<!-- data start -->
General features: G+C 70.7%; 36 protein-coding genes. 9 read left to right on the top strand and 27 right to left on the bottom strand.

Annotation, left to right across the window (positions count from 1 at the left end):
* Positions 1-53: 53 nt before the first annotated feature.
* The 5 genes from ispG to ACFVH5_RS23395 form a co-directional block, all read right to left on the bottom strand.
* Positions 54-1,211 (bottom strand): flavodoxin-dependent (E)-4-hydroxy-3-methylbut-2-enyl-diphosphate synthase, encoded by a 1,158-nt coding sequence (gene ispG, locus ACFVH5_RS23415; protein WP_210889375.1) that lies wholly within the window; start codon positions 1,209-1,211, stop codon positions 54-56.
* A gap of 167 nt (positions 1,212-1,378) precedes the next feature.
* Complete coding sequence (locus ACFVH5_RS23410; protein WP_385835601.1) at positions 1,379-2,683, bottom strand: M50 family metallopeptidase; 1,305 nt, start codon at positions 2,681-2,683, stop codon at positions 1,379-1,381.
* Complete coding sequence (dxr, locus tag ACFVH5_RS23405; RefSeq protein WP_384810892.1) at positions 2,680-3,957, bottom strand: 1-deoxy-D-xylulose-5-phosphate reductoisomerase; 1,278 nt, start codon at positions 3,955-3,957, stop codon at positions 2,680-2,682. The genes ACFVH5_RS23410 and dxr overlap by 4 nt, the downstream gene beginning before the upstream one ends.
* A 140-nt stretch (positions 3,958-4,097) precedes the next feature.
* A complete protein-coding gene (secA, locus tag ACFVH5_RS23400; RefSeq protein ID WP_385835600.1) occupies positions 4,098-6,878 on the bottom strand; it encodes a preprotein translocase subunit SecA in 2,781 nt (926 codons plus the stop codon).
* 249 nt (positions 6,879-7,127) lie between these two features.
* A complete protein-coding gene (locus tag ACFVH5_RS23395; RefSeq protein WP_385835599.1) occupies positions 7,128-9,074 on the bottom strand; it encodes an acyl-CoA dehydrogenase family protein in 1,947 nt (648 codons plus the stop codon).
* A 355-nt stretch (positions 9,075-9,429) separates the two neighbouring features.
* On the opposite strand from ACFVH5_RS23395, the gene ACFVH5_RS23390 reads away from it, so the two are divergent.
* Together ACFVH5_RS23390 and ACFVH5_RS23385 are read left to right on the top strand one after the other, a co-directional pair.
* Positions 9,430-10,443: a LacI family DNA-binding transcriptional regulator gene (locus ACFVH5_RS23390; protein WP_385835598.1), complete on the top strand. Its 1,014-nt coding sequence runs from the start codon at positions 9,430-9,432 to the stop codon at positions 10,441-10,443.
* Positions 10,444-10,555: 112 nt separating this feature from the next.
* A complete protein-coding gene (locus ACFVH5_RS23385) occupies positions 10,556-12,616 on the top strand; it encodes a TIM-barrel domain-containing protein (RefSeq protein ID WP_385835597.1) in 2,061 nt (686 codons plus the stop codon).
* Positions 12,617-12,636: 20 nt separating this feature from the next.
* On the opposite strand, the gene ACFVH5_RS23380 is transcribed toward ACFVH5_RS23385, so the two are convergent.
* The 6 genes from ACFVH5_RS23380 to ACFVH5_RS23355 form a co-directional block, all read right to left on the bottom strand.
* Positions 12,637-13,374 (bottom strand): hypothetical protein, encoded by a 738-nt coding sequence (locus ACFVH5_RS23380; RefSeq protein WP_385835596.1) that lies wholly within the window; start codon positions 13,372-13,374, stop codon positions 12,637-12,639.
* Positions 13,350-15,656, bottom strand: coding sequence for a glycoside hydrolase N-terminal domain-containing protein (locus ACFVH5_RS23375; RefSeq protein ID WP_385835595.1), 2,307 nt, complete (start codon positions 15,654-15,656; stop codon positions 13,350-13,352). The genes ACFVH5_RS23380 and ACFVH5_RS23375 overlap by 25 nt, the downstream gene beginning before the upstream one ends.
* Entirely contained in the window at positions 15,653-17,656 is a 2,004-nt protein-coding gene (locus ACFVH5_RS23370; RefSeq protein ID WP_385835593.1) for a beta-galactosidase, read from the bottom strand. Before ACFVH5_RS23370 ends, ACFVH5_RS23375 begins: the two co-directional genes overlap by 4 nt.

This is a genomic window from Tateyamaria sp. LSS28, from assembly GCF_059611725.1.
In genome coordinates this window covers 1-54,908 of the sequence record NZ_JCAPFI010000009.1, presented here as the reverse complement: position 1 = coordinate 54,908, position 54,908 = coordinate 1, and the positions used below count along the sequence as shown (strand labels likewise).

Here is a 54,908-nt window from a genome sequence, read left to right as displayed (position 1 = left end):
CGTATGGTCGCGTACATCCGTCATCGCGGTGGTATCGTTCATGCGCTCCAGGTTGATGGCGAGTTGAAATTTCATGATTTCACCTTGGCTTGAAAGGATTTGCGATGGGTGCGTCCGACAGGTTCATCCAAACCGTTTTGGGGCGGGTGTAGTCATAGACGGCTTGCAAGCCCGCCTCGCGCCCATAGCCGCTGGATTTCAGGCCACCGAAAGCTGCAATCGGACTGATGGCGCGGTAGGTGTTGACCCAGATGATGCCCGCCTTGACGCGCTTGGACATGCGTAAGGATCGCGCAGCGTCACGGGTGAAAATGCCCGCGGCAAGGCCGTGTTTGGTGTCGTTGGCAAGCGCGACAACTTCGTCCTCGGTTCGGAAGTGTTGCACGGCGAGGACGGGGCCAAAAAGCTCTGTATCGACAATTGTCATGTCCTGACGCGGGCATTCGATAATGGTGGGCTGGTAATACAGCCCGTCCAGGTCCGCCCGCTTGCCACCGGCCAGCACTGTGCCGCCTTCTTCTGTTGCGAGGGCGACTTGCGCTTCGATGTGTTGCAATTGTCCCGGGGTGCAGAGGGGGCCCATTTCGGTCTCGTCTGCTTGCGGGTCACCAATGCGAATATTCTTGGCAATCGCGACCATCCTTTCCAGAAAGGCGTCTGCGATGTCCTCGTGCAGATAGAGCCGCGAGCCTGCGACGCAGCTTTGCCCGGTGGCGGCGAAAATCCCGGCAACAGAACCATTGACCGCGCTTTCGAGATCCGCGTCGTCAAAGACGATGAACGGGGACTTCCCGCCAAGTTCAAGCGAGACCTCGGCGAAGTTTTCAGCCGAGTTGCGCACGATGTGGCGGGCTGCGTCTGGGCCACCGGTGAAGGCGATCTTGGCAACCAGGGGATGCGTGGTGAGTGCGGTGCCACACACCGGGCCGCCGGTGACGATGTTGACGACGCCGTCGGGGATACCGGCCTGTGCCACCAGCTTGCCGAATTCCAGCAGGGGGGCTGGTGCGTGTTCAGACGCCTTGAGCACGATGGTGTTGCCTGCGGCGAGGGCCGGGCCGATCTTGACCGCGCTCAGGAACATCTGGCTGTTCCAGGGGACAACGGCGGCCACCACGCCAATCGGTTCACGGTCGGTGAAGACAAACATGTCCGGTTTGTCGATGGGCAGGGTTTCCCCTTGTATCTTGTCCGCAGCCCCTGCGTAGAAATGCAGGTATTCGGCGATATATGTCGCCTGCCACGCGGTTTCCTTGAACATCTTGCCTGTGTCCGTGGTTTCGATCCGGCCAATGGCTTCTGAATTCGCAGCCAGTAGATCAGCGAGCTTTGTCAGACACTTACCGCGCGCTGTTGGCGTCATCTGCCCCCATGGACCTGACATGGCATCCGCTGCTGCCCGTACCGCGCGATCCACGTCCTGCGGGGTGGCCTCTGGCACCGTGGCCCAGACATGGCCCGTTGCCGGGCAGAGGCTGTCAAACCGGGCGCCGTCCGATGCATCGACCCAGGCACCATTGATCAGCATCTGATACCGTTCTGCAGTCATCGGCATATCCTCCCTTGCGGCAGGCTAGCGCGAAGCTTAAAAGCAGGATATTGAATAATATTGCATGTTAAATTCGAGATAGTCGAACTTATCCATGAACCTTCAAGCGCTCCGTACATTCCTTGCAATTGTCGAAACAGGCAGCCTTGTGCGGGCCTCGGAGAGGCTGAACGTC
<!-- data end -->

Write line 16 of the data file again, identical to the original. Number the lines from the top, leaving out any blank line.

* Positions 9,430-10,443: a LacI family DNA-binding transcriptional regulator gene (locus ACFVH5_RS23390; protein WP_385835598.1), complete on the top strand. Its 1,014-nt coding sequence runs from the start codon at positions 9,430-9,432 to the stop codon at positions 10,441-10,443.